Legend: Grey Lark
Legend: Grey Lark
By Larri Jo Starkey
A rope turned a running-bred horse into a world champion. His endurance and athleticism turned him into a legend.
Grey Lark, a five-time AQHA world champion in roping, was from racing bloodlines.
His dam, Neat Land, was by Lanolark (TB), and in eight starts, she had a top speed index of 85. Her dam, Neat Folks, was by Tonto Bars Gill, the 1952 world champion racing 3-year-old colt.
Neat Land went to the court of the 1965 Thoroughbred stallion Thermos, whose gray color matched his dam, the 1959 Thoroughbred mare Arctic Royal. Thermos also sired the 1978 racing world champion 3-year-old, Miss Thermolark.
So Grey Lark, Neat Land’s 1975 son, could have been a racehorse. But his athleticism was harnessed in a different direction. Breeder Ronny Schliep of Grove, Oklahoma, sold the gelding as a weanling to actor Ben Johnson.
Ben liked rope horses.
Ben grew up roping on the Chapman-Bernard Ranch in Oklahoma, but when a movie producer bought a load of horses in 1940 from the ranch for the movie “The Outlaws,” Ben went to California, got a job as a horse wrangler and eventually became an actor, starring in “Wagon Master.”
In 1953, Ben spent a year touring on the then-Rodeo Cowboys Association circuits, trying to become the world champion team roper. He achieved the title, but he told the Journal in 1972, “When I finished up that year, I had a worn-out pickup, a mad wife and exactly $3 in my pocket, so I went back into the movie business where the money was a little better.”
Three years after Ben won an Academy Award for “The Last Picture Show,” he bought Grey Lark.
The horse was a bucker, said Dwayne Ramey of Pawhuska, Oklahoma, who started Grey Lark.
“I drove him for a couple of weeks before I ever rode him,” Dwayne told the Journal in 1995. “Those first three days I got on him, he bucked like you never saw. It was all I could do to stay on. Then that fourth day, he just rode off, no problem. He’d slide to a stop, and he could turn so quick, he’d nearly turn out from under you.”
Oscar Crigler of Arizona showed Grey Lark in AQHA roping competition, winning world championships in junior heading and heeling in 1978. Grey Lark was world champion in senior heeling in 1982, world champion in senior heading in 1985 and world champion in senior heading in 1989.
In 1982 and after, Ben’s nephew, ProRodeo Hall of Famer John Miller, showed Grey Lark at the World Show.
“He was as pretty a horse as I’ve ever seen,” John says. “He was stout, pretty, fast and strong. He was by far the most athletic horse I’ve ever been around. And he was really, really smart. He knew when he was showing and when he wasn’t.”
Grey Lark was ahead of his time as a header, feathering a steer across the arena, instead of jerking it, keeping a consistent rhythm for the heeler. John was based in Oklahoma at the time, and so he tried to get the stout gray horse qualified for the World Show every year.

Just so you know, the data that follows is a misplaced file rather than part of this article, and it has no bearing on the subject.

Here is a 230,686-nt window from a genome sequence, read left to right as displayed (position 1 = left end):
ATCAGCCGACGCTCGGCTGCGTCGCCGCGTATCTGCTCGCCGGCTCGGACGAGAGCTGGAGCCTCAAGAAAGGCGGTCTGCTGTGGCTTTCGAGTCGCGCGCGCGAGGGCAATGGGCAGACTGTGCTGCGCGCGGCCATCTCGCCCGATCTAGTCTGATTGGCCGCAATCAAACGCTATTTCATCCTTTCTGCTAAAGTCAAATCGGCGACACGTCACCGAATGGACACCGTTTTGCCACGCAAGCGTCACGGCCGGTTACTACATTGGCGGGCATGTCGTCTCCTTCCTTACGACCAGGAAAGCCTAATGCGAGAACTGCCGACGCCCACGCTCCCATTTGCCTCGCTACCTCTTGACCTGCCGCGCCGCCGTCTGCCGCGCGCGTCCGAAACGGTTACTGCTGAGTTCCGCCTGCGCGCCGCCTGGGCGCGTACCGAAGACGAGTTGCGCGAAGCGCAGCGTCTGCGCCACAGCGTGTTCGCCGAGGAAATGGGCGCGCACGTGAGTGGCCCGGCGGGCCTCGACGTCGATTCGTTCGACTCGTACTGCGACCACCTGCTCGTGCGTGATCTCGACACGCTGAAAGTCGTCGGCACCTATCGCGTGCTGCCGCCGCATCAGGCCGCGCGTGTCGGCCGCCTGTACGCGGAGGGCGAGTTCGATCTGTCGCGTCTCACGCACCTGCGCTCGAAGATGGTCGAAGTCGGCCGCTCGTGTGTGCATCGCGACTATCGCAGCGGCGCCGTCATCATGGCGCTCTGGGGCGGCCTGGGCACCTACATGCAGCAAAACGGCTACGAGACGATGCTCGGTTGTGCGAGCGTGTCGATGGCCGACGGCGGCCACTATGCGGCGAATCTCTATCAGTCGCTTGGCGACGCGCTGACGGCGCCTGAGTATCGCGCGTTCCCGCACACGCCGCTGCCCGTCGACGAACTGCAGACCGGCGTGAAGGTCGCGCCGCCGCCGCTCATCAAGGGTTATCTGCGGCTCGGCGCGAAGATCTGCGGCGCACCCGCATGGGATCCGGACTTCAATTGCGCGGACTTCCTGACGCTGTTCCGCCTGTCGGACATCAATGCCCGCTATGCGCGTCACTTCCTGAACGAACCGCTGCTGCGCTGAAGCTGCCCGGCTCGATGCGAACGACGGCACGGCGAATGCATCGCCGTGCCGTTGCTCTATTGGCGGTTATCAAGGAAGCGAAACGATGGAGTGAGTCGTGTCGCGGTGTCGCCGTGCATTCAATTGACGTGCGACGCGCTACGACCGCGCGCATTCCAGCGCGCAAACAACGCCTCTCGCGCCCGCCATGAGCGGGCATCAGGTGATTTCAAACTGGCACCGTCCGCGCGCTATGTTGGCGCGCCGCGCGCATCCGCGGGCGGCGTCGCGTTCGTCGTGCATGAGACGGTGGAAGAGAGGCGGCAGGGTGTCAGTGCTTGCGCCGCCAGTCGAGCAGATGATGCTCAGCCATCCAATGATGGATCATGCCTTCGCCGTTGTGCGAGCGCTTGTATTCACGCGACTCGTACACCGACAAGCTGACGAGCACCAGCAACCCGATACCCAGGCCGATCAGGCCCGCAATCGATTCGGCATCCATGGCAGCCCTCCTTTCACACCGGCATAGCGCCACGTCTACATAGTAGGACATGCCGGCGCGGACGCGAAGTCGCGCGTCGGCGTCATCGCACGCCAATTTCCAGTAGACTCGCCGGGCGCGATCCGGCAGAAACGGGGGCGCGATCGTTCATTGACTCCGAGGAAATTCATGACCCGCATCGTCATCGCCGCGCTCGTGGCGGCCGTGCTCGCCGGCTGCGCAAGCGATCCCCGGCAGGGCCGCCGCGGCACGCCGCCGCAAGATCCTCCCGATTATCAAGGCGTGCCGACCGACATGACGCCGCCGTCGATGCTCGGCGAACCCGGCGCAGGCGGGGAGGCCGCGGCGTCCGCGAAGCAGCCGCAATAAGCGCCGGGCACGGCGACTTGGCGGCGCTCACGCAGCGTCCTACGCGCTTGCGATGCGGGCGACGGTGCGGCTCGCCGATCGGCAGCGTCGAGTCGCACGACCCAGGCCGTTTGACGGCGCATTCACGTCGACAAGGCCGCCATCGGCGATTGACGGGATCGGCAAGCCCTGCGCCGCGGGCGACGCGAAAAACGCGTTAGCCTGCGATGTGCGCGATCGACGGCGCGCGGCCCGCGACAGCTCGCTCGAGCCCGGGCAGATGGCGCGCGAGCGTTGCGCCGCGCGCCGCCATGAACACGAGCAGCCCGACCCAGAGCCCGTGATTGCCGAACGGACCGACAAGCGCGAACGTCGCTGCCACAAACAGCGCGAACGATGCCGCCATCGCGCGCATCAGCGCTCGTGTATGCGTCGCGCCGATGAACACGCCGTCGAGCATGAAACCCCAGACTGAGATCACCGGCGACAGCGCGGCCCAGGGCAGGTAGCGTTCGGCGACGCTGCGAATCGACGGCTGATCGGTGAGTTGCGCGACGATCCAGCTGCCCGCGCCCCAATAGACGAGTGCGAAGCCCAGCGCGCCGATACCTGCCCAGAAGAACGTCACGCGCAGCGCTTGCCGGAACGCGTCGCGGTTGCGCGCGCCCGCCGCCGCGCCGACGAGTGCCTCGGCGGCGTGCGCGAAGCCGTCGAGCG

“One year, I qualified him on two steers,” John says – one in heading and one in heeling.
In addition to being a world champion, Grey Lark was one of the top “help” horses of the era, setting the standard for that discipline.
“We hauled him to all the shows,” John says. “We didn’t compete hard on him, but we used him to help on (the other side in team roping). I helped a lot of people on him.”
In 1988, John’s son, Trey, was 12, and he climbed aboard the 13-year-old Grey Lark for the first time.
“That was a big scary thing, I remember,” Trey says. “He was so fast. He’d get out from under you.”’
Trey was one of the few who could get along with Grey Lark, John says.
“Grey Lark knew what he was doing,” John says. “You didn’t have to ask him for more.”
In 1993, Trey and Grey Lark were youth reserve world champions in heading.
“I’ve got the video of it, and I think about it often,” Trey says. “He was just a dynamic animal. He taught me how to ride better. He was an all-around athlete from a horse perspective.”
Trey went on to rodeo in college, placing in the College National Finals Rodeo in team roping four years in a row. Today a successful banker in New Mexico, he says that Grey Lark set the bar for athleticism and what a rope horse should feel like.
In all, Grey Lark earned 849.5 AQHA points, five world championships, four reserve world championships, an AQHA Performance Champion title and two Superiors. He was a consistent finalist in roping classes, and he was in the top 10 in reining at the 1979 and 1980 world shows.
Grey Lark’s first World Show appearance was in 1978. His last was 17 years later in 1995, when he and Trey were finalists in heading.
In 1979, Ben was inducted into the ProRodeo Hall of Fame. In 1982, he was inducted into the National Cowboy Hall of Fame. In 1992, John became Grey Lark’s owner. Ben died in 1996 – one year after Grey Lark’s last World Show appearance.
“He was a character,” Trey says. “He had to be grained at a certain time and if certain things didn’t happen the way he wanted, he would pout.”
Grey Lark thought he was the star of every show, John says.
“He had his own way of doing things,” John says. “If you were going with a load of other horses and weren’t taking him, he’d be mad.”
He was strong until the end, and John and Trey, who had moved to Arizona, rodeoed around the state on the gelding after his retirement from the show ring.
“You could still go rope 20 head on him,” Trey says. “He could jump out from under you in a heartbeat.”
A pasture accident finally took the gelding; he was euthanized in 2004.
“He’s buried right behind the heading box on our place,” John says. “He was one of a kind.”
Larri Jo Starkey is senior editor for AQHA Media. To comment, write to firstname.lastname@example.org. This article originally appeared in the August 2019 issue of The American Quarter Horse Journal. To subscribe, go to www.aqha.com/qhj.